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Yes, let’s reframe the conversation.
Let’s talk about how we can do a better job of being pro-child and pro-mother.
People on both sides of this debate can agree on that. I want abortion to remain legal in this country because I care deeply about children who are born into situations where they are only marginally wanted—where their chances for love, care, education, and the necessities of life are very slim. As a born-again Christian, I respect the fertilized egg and the embryo in the first few weeks, but I believe that God approves a woman’s decision to end a pregnancy in the early stages if she cannot bring the child into a loving home. It is sad to end a life that is just beginning, but not as sad as watching a child grow up battered, neglected, or hungry for love—perhaps lacking even food and medical care.
Some will say that a woman who cannot raise her child should have it adopted; I thought so too until a friend told me that she could not make that choice because she herself had been given up for adoption. Though Karen had had a fairly normal childhood, she always longed for her real mother. “I had an abortion because I could not do that to my child,” she told me. She loved her child too much to let it be born and never know its parents.
I am now a 60-year-old married mother of three daughters. When I was 38 years old with two children, my husband and I planned to have no more children, but our birth control failed. We then had to make a decision, which he felt was mostly up to me because it would impact my life more than his.
Suddenly I realized what it would be like if the US government told me, “You have to bear this child. You must go through another long pregnancy and painful childbirth; then you must either raise this child [and love it? does the government care about that?] or give it up for adoption.” Most mothers of two could not give away that third “surprise” baby for adoption. That means that families—no matter how stressed or dysfunctional—would have to add another fragile life with additional stress, if ending an unexpected pregnancy were not a legal choice.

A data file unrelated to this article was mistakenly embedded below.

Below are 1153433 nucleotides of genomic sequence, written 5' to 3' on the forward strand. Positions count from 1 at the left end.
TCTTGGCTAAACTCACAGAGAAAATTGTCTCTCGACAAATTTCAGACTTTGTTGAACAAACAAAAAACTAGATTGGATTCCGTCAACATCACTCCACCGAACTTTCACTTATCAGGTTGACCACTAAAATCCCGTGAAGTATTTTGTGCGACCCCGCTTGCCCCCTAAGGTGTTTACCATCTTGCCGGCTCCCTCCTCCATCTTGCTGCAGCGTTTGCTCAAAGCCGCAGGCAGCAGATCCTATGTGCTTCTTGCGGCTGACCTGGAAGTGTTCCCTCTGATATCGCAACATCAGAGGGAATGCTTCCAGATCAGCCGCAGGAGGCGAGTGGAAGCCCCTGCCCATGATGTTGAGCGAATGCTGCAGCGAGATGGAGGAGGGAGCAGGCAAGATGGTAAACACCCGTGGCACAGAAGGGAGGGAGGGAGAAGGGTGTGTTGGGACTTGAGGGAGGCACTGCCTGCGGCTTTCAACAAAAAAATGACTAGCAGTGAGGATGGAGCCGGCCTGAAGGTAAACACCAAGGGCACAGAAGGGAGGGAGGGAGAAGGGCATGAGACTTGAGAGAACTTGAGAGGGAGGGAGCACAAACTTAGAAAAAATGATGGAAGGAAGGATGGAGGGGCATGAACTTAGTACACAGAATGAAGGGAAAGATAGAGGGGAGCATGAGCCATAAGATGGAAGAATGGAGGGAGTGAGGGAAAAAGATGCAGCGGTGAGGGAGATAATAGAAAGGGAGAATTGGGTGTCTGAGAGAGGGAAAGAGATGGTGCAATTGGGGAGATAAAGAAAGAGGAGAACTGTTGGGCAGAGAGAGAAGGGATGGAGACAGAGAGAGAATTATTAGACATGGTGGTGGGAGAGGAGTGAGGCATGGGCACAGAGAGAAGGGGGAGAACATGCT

With prayer and reflection, I chose to complete that pregnancy, but I resolved to do something to keep abortion legal in this country. I started a book containing the stories of Christian women who have prayerfully chosen abortion in various real-life situations. Abortion—My Choice, God’s Grace: Christian Women Tell Their Stories was published in 1994; it’s still available on Amazon or through my publisher, New Paradigm Books, in Pasadena, CA.
I would like others to understand that a truly pro-mother position would respect the decision of a woman who wonders whether completing a pregnancy will be a good thing for herself and for her unborn child. Ending a pregnancy can be a responsible decision—a recognition that she would be endangering her child if she brought it into the world in her current circumstances. If the father is unwilling to take responsibility, if she has no education or income, her decision to end a pregnancy should be honored, not condemned. Some of the women in my book had two or three children later, when they could bring them into a loving family. Others were never able to conceive again.
People who feel that they are “pro-life” often do not like the term “pro-choice.” It’s a child, not a choice, they say, believing that women who choose to end a pregnancy are selfish and irresponsible. Therefore, let’s throw out both of these worn labels. How pro-life is it to condemn an unwanted baby to a life of foster care and misery, perhaps crime?
Let us who are in favor of abortion remaining a legal option call ourselves pro-child and pro-mother. It is we who truly care about a child who is not even 18 and has doubts about whether she should become a mother. It is we who truly respect mothers when we say that motherhood should be chosen, not forced on women who have an unplanned pregnancy. Do we value mothers when we say that any female who conceives must become a mother? If a woman says, “I cannot do a good job of this very important task at this point in my life,” we will respect her decision. For the government to force her to complete a pregnancy is to devalue motherhood.
I continue to write and speak on this important issue. In June, 2008, I gave a talk entitled Christians & Abortion: Finding a Middle Ground between Extremes at a meeting of Presbyterians Affirming Reproductive Options, which was part of the biannual General Assembly of the Presbyterian Church USA in San Jose, California. My articles often appear on the website of Evangelical & Ecumenical Women’s Caucus, I also keep a blog on issues of importance to Christian women,